Kate’s thoughts with frontline workers as she celebrates 39th birthday


The Duchess of Cambridge has said her thoughts are with workers on the front line of the pandemic as she celebrates a "very different" birthday.

Kate, who turns 39 on Saturday, is believed to be spending the day with her family at their Norfolk home of Anmer Hall, where the Cambridges spent Christmas after the Queen decided to have a quiet festive period at Windsor Castle.

A message on the Cambridges' Twitter page said: "Thank you for your kind wishes on The Duchess' birthday.

"Birthdays have been very different in recent months, and our thoughts continue to be with all those working on the front line at this hugely challenging time."

The message was accompanied by a photograph of Kate wearing a face mask and waving, which was taken while she and William spent three days in December touring the country by royal train to thank key workers for their efforts during the coronavirus pandemic.

Birthday wishes were also sent to the duchess by the Prince of Wales and Duchess of Cornwall.

The Clarence House Twitter account posted a photo of Kate taken during a visit to Battersea Park in September, where she met mothers to learn how they were helping each other during the pandemic, alongside the message: "Happy Birthday to The Duchess of Cambridge!"

Buckingham Palace tweeted two photos of Kate, one of her with the Queen which was taken as the duchess gave a guided tour of the garden she created for Chelsea Flower Show, and the other of Kate as she became joint president of the Scout Association, which the Queen is patron of.

The palace tweet said: "Wishing The Duchess of Cambridge a very happy birthday today!"

A birthday cake emoji was added, as well as the hashtag #HappyBirthdayHRH.

Kate's birthday celebrations are likely to be a private affair, due to lockdown restrictions, with William and their three children – seven-year-old Prince George, Princess Charlotte, five, and two-year-old Prince Louis.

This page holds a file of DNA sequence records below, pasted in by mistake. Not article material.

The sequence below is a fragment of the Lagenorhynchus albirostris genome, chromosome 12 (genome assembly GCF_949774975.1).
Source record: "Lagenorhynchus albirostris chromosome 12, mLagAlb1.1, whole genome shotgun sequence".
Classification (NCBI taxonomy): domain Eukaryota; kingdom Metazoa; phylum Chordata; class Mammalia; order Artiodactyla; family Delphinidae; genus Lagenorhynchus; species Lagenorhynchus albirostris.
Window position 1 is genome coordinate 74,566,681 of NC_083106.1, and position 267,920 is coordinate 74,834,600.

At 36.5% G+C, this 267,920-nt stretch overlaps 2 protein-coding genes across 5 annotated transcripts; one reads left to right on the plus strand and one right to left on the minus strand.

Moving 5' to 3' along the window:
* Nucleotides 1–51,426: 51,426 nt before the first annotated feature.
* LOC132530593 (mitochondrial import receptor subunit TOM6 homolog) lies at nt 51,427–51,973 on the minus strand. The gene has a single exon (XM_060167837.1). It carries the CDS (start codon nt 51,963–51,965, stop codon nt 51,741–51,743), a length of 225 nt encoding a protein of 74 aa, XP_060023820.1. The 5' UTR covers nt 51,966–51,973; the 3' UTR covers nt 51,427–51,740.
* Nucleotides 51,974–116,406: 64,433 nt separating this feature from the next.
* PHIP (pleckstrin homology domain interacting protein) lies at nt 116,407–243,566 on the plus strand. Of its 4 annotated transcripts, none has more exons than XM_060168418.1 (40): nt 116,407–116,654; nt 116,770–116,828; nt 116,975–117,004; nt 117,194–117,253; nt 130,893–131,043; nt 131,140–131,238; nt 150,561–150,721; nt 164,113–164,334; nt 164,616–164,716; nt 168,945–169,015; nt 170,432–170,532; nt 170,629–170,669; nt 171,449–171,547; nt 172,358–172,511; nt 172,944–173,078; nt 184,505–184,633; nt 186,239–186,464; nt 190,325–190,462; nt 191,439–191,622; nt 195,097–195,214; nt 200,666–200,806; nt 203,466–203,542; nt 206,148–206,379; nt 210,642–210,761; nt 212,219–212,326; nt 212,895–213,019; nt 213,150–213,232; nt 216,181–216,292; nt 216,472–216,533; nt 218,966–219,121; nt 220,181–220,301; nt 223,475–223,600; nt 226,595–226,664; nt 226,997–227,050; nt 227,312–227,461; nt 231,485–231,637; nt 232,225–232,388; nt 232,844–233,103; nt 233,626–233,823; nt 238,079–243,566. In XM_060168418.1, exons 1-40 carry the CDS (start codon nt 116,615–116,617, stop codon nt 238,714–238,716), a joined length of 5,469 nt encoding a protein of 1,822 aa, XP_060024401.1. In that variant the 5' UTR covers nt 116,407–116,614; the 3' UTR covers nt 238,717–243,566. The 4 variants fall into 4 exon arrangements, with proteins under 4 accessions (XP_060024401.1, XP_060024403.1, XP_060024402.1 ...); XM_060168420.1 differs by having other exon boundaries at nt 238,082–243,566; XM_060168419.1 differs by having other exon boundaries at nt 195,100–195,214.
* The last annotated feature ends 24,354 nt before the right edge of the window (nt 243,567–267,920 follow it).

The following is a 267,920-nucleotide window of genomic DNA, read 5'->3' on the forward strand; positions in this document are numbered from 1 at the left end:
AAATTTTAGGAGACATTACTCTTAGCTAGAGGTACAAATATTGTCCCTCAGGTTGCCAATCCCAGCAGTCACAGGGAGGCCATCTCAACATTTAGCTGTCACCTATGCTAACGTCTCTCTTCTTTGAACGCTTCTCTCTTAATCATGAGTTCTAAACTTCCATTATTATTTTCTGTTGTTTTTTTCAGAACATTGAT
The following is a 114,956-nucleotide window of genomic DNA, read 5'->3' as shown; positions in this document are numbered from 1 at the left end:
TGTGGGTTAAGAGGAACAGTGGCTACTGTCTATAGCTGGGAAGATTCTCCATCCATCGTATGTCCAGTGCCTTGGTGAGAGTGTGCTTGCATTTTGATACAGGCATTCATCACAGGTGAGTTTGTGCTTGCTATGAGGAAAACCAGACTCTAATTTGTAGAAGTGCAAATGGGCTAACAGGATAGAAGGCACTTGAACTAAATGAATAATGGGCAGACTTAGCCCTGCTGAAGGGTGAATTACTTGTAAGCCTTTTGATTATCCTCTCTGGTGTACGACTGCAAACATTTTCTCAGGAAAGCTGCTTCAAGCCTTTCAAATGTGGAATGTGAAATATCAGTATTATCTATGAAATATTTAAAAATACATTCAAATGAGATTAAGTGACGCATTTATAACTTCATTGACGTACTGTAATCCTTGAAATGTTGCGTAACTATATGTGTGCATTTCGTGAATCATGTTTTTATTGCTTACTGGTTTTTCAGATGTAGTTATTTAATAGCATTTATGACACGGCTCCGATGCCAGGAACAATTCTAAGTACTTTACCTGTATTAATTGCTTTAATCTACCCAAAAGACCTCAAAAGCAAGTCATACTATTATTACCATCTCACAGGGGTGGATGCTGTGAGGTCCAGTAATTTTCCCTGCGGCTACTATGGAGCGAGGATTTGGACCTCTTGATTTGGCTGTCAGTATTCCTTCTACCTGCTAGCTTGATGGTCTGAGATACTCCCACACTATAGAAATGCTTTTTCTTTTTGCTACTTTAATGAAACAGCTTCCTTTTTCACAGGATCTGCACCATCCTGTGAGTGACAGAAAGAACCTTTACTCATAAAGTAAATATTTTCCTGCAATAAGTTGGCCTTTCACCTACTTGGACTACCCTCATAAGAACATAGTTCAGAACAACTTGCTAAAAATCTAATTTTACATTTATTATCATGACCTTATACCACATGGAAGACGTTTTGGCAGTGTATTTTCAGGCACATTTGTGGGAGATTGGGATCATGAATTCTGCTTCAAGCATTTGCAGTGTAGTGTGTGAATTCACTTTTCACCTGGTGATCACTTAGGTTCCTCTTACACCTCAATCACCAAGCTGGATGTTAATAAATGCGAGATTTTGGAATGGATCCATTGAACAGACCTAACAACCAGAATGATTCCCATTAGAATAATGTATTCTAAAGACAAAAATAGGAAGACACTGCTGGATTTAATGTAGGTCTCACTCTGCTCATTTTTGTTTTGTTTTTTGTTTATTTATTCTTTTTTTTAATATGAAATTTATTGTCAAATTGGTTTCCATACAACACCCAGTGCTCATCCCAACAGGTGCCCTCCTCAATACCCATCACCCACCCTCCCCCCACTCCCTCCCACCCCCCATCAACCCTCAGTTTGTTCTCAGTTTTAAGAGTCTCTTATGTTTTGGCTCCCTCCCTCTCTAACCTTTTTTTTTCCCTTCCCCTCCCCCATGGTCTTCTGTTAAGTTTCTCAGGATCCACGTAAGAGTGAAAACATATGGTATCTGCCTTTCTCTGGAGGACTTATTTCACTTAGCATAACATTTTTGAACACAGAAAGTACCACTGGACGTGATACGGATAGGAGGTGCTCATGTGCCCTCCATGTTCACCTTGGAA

Throughout the pandemic, the Cambridges have adapted their public life, turning to video calls to carry out virtual engagements and then joining socially distanced face-to-face events when restrictions were lifted.

In November, the duchess said she was "humbled" that more than half-a-million people had taken part in her landmark research on the issue of early years.

The study was the largest of its kind in the UK on perceptions of early childhood – which found only one in four people recognise the key importance of the first five years of a child's life.

The day before Kate's 38th birthday in 2020, the Duke and Duchess of Sussex announced their bombshell news that they wanted to step down as working royals and become financially independent – something they have achieved.

Catherine Elizabeth Middleton was born to Carole and Michael Middleton at the Royal Berkshire Hospital in Reading on January 9, 1982.

Amman in Jordan was home to Kate and her family for a few years in the mid 1980s, where she attended a nursery school from the age of three, before returning to Berkshire.

At the age of 13, she went to the exclusive, private Marlborough College in Wiltshire, where she part-boarded.

She graduated in 2005 with a 2:1 in history of art from St Andrews University, where she met and began dating William, whom she married at Westminster Abbey in 2011.

Kate – now an HRH and a future Queen consort – is patron of 19 charities and organisations, and has focused her charity work on helping children have the best possible start in life, particularly surrounding their mental health.